CS E6998-003: User Interfaces for Mobile and Wearable Computing
Spring 2003, Thursday 12:35-2:25pm
As computers get ever smaller, cheaper, and faster, the prospect of holding or
wearing them as we move about has become an important alternative to stationary
desktop and laptop computing.
CS E6998-003 will provide an introduction to research on user interfaces for
mobile and wearable computing, relating it to the themes of
ubiquitous/pervasive computing. Classes will include
lectures, invited talks, student-led discussions of important papers, and
Some of the topics that we will explore are:
designing and authoring for mobility and wearability.
collaboration with other users who are mobile or stationary,
nearby or distant.
display, interaction, and communication technologies; strategies for
positioning them on the body; and their consequences for mobile user
using sensors for tracking position, orientation, motion,
environmental context (e.g., light and sound), and personal context (e.g.,
temperature, pulse, and respiration).
applications in industrial, business, conferencing, military, medical,
social consequences, ranging from effects on human relationships to privacy.
Grading will be based on paper presentations (25%), projects (60%), and class
participation (15%). The project grade will be the sum of: an initial project
proposal (10%); an in-class presentation of the revised proposal (10%);
an interim progress report (10%); and the completed project, including its
design, realization, and final in-class presentation (30%).
The course prerequisite is a basic understanding of
current 2D desktop user interfaces as covered in CS W4170 (User Interface
Design) or permission of the instructor.
Students are expected to be very comfortable with computers and programming at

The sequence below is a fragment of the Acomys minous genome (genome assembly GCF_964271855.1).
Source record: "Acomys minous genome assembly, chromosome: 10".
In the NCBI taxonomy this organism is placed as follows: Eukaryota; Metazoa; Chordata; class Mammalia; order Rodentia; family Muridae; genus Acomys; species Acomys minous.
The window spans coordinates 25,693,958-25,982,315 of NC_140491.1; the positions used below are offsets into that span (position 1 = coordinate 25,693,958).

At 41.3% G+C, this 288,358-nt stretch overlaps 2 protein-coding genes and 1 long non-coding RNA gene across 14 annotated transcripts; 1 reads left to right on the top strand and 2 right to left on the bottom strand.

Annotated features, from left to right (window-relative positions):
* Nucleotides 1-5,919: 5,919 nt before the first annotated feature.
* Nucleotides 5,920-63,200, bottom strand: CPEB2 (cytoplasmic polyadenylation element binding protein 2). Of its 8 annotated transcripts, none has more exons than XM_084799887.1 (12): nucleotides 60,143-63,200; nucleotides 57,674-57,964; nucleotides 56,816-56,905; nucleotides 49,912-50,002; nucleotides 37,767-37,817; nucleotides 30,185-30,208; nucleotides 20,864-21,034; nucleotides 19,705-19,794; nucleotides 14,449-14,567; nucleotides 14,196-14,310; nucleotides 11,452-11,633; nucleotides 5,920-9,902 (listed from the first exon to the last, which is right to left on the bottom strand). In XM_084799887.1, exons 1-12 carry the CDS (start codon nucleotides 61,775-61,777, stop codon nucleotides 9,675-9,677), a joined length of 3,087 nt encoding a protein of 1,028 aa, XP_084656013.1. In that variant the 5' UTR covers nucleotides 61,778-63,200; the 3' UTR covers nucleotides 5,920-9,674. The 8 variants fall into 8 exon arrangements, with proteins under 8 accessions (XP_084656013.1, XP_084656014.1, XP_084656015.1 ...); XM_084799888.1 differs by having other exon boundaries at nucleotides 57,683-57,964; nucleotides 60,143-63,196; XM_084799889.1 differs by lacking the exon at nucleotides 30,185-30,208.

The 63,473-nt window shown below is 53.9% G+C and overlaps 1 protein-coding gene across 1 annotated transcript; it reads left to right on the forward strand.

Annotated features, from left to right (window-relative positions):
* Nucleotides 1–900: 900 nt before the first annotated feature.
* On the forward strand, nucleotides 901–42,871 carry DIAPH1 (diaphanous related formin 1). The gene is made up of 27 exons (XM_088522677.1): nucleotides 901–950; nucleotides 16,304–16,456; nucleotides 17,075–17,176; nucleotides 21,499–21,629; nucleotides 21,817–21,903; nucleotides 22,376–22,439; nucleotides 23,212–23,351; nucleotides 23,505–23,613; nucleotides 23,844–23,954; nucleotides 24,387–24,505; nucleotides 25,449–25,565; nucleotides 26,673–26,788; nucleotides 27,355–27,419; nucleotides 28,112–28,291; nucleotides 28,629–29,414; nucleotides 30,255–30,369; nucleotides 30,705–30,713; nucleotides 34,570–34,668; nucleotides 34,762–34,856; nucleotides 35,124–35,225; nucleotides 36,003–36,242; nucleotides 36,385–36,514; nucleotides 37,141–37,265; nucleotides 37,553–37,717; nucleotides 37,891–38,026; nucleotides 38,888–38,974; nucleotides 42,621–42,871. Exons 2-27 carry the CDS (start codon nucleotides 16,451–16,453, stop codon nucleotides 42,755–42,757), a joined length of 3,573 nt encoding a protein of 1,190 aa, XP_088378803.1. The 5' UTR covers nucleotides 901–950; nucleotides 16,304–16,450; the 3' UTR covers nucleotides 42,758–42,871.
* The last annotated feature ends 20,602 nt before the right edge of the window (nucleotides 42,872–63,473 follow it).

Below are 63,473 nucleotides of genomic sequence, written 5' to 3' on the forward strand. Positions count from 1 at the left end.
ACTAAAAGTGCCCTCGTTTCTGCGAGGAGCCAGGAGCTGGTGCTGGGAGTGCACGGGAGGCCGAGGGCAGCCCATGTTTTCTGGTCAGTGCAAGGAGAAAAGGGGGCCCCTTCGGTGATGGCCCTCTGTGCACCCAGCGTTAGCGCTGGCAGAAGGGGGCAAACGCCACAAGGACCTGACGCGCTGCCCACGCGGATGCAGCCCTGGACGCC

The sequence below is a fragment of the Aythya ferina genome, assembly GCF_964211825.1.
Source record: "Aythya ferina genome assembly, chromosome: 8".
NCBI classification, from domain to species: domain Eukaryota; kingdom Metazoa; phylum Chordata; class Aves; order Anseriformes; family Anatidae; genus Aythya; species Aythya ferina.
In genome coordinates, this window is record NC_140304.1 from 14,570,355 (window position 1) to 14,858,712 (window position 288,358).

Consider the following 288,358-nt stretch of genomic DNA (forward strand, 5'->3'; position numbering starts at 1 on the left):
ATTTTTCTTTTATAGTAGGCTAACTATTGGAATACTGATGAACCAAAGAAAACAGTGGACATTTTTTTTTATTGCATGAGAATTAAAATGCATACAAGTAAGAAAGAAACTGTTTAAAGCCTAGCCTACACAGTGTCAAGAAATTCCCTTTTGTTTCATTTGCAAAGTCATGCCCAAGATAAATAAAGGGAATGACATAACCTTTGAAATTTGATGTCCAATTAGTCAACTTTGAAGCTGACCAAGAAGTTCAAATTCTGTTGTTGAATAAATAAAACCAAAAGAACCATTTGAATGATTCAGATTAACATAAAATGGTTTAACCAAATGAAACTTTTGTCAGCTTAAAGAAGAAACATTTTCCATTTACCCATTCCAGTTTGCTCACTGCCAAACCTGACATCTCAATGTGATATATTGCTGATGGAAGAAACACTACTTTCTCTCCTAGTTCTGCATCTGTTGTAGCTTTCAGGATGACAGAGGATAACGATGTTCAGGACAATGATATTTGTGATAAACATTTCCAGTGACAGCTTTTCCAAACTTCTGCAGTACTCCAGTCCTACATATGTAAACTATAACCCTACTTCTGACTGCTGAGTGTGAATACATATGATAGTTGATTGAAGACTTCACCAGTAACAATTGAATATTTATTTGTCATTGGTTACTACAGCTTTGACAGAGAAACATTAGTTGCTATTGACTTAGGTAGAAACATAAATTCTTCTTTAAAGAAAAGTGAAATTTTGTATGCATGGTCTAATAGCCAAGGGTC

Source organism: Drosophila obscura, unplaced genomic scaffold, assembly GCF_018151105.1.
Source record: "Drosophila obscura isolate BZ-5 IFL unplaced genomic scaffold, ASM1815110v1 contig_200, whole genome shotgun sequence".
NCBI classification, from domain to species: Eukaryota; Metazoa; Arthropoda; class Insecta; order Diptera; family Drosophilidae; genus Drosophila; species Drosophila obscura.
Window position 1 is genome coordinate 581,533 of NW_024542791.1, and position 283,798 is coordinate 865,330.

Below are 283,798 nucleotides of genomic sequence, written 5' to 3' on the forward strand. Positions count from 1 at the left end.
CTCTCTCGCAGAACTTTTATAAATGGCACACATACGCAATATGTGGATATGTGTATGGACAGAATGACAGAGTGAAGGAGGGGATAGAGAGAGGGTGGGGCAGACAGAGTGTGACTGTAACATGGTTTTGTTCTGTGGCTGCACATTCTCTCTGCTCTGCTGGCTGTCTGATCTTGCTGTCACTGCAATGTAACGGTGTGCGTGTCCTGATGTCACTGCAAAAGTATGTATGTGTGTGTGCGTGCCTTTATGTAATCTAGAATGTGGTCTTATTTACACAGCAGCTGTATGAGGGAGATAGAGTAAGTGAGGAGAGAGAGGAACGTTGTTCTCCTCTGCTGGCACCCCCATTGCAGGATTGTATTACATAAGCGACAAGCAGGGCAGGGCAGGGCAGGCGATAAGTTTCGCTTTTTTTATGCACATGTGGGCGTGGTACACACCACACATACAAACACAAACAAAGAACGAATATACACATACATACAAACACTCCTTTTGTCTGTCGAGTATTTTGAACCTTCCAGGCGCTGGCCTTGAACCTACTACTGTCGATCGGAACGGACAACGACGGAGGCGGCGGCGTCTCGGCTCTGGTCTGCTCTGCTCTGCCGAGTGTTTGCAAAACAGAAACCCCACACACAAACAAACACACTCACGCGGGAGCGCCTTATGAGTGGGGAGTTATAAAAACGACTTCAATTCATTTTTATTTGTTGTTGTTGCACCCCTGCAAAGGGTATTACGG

the level of either software engineering (CS W3156),
advanced programming (CS W3157), or equivalent.
Note that CS W3156 (CS W3157) itself has prerequisites of introductory courses
in programming, and data structures and algorithms.
(feiner at cs.columbia.edu) is
a Professor of Computer Science and director of the Computer
Graphics and User Interfaces Lab. He is interested in most aspects
of computer graphics and user interfaces, with special emphasis on
knowledge-based graphics and multimedia, highly interactive 3D user interfaces,
virtual environments, augmented reality, wearable computing,
information visualization, visual languages, and hypermedia.
His office is 609 Schapiro CEPSR (212-939-7083), where he will hold office
hours Monday and Wednesday 1-2pm (other hours by appointment).
Gábor Blaskó (gblasko at cs.columbia.edu)
is a second-year PhD student who joined the Computer Graphics and User
Interfaces Lab with a M.Sc. in Electrical Engineering.
His past and current research interests include: user interfaces, input
devices, and computer vision and tracking technologies for augmented reality
systems. When he is not coding, he rollerblades in Central Park
or skis in the Alps.
His office hours will be Monday 2:30pm-4:00pm (and by appointment) in
Schapiro CEPSR 603 (212-939-7077).
Reading material will be linked to the syllabus whenever possible.
You can choose essentially any language, programming environment, and platform,
with one constraint: we must be able to run your project ourselves to test it.
Rules of the Game
You are responsible for all material covered in class and all
the assigned reading, including any changes or additions announced in class.
If you miss a class, please talk to someone who didn't.
Course material will be found on the web at http://www.cs.columbia.edu/graphics/courses/mobwear/.